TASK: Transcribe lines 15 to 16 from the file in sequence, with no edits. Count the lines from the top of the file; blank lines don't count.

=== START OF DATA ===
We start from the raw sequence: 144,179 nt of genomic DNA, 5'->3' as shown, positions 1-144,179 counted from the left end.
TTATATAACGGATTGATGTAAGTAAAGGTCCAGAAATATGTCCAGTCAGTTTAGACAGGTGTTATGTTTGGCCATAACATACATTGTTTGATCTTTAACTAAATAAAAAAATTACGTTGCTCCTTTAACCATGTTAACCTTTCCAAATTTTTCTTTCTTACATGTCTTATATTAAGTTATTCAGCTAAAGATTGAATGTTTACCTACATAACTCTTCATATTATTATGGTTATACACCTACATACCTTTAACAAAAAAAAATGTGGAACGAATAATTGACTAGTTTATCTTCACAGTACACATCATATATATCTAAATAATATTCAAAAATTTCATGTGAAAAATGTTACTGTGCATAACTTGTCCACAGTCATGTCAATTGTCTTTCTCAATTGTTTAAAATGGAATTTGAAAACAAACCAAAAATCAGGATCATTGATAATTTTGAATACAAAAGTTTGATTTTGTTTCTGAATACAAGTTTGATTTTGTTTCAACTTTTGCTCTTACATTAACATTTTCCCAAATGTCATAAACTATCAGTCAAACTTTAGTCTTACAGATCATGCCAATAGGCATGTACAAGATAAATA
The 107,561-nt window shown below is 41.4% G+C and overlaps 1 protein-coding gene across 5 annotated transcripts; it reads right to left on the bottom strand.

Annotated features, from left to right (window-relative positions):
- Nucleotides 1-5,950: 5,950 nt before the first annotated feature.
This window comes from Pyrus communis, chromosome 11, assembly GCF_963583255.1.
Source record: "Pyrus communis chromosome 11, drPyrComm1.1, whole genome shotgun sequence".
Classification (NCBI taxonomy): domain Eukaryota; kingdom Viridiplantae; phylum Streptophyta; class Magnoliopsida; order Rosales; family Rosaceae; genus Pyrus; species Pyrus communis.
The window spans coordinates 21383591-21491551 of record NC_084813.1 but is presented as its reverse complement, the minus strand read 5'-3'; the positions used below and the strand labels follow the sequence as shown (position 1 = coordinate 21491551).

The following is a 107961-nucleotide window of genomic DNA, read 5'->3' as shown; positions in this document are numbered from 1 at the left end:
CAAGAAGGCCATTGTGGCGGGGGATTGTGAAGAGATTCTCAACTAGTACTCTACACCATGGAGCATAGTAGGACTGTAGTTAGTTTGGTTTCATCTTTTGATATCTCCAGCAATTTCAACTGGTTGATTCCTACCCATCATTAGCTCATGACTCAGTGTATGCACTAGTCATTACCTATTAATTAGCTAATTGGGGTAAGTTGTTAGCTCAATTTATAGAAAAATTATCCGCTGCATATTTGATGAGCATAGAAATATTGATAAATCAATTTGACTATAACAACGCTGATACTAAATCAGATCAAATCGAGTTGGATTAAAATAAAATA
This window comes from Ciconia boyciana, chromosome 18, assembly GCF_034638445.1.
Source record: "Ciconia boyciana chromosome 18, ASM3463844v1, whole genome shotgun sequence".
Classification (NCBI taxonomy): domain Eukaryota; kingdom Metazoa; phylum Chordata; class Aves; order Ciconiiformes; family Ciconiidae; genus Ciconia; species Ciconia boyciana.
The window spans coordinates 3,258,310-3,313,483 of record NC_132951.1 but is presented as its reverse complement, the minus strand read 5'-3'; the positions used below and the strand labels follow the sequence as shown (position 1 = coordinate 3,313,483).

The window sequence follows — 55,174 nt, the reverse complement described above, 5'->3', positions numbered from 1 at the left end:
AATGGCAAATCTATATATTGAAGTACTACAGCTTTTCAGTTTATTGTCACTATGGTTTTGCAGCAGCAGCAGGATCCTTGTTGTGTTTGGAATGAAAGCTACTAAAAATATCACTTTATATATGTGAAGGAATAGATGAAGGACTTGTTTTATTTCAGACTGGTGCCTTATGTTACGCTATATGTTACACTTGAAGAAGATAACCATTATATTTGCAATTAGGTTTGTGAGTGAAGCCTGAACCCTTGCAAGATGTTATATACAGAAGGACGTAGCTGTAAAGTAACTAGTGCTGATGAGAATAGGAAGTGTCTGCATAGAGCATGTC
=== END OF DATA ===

The window spans coordinates 3,258,310-3,313,483 of record NC_132951.1 but is presented as its reverse complement, the minus strand read 5'-3'; the positions used below and the strand labels follow the sequence as shown (position 1 = coordinate 3,313,483).

The window sequence follows — 55,174 nt, the reverse complement described above, 5'->3', positions numbered from 1 at the left end: